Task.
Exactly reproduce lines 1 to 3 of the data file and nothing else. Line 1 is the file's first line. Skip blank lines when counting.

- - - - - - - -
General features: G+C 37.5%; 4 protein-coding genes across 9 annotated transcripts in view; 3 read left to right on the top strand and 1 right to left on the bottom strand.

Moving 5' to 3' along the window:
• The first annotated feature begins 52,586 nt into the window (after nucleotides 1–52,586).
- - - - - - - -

General features: G+C 37.5%; 4 protein-coding genes across 9 annotated transcripts in view; 3 read left to right on the top strand and 1 right to left on the bottom strand.

Moving 5' to 3' along the window:
• The first annotated feature begins 52,586 nt into the window (after nucleotides 1–52,586).